EVGA SuperNOVA 550 GS Power Supply

Back in May, we had our first look at EVGA’s new lower powered additions to the GS line in the 650 GS. Though a decent performer that used a brand new platform to the market, I felt at the time there was room for some improvement. Today, I’m looking at the 550 watt version of the same platform. It came in the same big box as big brother did, and has been patiently awaiting its turn to shine. Let’s find out how it does.

REVIEW INFORMATION
SUPPLIED BY: EVGA
MANUFACTURER: EVGA
PRODUCT: SuperNOVA 550 GS
PROD LINK: EVGA’s Current Offerings
PRICE: $84.99 @ NewEgg
Price is at the time of testing!

Not too long ago, we had a peek at a new unit from EVGA that used a brand new platform from Seasonic we’d never seen before. Today, we’re looking at the EVGA SuperNOVA 550 GS, the little brother to that unit.

I have to admit to being a little underwhelmed by the performance of the 650W version of this unit. Oh, it was decent enough from a performance standpoint, but when you’re dealing with high-end Seasonic builds after a while you tend to get used to stuff that has better than 1% voltage regulation and excellent ripple suppression. Then, when Seasonic floats a unit past you that isn’t at the high end for them but still perfectly decent, it seems rather strange. Even so, we’ve only seen one unit based on this new platform until today. We still don’t really know if the performance we got with 650W unit is what we’ll get with all units based on this platform.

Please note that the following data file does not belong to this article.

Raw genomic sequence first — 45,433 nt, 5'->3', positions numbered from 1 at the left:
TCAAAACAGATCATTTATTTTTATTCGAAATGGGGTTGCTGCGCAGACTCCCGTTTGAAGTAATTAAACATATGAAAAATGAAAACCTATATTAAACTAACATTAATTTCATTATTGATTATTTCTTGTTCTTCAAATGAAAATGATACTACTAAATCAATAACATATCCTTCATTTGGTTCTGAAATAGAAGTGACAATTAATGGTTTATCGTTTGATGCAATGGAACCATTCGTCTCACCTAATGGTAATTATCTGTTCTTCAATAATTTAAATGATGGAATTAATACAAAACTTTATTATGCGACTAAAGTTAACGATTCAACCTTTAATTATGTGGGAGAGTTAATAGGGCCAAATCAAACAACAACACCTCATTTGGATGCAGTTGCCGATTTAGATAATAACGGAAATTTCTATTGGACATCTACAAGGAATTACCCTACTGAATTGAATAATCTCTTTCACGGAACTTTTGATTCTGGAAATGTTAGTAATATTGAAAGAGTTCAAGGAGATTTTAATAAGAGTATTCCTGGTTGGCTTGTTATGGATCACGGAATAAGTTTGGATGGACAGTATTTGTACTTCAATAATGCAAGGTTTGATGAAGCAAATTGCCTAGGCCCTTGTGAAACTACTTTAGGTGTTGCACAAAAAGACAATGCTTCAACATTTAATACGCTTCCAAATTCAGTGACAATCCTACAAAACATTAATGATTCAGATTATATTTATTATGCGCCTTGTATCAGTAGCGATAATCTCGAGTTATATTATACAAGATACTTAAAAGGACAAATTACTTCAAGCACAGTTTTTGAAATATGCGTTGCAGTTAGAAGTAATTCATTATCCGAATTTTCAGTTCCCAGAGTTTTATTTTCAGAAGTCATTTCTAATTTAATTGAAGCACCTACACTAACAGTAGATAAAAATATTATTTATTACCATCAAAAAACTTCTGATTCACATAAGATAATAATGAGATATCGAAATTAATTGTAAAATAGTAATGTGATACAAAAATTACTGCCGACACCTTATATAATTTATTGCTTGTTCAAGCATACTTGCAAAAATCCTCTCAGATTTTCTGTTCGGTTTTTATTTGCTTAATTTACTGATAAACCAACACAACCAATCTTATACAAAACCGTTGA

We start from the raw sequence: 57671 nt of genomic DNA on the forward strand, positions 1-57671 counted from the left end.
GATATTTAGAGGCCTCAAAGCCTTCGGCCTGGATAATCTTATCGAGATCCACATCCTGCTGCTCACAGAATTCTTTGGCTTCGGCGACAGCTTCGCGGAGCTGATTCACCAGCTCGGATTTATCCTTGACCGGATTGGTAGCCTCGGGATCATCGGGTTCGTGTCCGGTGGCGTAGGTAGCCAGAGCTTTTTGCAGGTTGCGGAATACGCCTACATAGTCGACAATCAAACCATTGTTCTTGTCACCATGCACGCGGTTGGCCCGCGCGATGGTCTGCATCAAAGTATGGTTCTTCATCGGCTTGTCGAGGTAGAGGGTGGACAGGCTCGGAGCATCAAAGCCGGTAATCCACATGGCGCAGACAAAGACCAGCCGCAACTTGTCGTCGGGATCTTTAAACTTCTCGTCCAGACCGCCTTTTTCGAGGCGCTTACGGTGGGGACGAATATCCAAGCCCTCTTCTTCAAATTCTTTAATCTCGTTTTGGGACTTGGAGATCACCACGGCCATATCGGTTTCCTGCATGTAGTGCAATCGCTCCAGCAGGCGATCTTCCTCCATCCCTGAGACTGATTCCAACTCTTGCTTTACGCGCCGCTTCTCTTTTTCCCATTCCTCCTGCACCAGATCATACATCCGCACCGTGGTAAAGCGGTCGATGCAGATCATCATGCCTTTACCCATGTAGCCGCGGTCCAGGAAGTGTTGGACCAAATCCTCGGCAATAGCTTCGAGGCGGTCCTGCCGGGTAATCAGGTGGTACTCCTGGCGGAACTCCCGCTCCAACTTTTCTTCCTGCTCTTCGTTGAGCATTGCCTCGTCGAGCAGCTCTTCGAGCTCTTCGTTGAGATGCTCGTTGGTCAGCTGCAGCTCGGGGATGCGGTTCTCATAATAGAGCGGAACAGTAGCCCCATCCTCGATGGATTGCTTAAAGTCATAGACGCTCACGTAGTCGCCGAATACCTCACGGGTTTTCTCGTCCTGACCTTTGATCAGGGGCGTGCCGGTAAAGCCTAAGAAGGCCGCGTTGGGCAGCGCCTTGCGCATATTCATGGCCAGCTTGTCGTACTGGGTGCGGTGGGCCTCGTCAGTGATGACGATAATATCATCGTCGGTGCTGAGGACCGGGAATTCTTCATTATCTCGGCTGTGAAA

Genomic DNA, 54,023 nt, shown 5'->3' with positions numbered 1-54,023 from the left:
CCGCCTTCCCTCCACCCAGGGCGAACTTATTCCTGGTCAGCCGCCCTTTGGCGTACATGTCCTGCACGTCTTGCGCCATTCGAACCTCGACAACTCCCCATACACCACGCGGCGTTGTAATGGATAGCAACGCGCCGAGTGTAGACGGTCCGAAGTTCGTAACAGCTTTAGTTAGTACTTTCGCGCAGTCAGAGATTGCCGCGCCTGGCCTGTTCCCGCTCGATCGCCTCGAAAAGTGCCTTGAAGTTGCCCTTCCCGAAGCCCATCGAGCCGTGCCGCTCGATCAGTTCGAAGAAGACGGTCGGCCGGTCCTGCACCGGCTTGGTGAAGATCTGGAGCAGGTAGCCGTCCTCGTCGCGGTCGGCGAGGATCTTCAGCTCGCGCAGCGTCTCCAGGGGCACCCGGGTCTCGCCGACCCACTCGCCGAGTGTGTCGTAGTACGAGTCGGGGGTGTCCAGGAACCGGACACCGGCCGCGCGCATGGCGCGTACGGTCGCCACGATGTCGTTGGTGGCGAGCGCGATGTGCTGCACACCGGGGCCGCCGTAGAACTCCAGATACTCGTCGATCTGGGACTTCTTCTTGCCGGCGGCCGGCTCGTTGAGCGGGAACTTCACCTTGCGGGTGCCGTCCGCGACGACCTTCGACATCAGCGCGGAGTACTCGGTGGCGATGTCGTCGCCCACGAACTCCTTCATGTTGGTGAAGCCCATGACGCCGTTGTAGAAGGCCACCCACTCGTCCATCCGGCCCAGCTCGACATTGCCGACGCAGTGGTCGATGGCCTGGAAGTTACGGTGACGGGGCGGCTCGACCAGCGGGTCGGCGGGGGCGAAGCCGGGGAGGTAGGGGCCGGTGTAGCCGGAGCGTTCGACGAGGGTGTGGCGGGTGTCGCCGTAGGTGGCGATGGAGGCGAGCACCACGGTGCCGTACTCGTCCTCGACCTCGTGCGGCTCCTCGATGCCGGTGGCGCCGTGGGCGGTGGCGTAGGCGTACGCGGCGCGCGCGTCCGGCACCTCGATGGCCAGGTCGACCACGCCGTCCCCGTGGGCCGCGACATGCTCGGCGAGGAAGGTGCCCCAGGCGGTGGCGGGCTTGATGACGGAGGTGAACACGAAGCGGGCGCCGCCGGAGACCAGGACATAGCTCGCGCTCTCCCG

But we’re certainly going to find out today.

Being based on the same platform at the 650 GS, the marketing on the box is all the same as well. Fully modular. TNB fan. 80 Plus Gold efficiency. 5-year warranty. It’s all the same, except for the 550W specifications.

Let’s quit monkeying around with the box and unpack now.

We get two bags of modular cables, a power cord, some cable ties, a self-test adapter, a user guide, and a power supply. I see no screws in this shot… wonder if they forgot to add them.

The user guide is decent, and the same one from the 650 GS, so I won’t bother scanning it again.

The ATX self-test adapter. You can see where the metal bridge is located that shorts the PS_ON wire to ground, so the unit can be powered up without a motherboard. I find these particularly useful when bench testing some of my review units after taking them apart.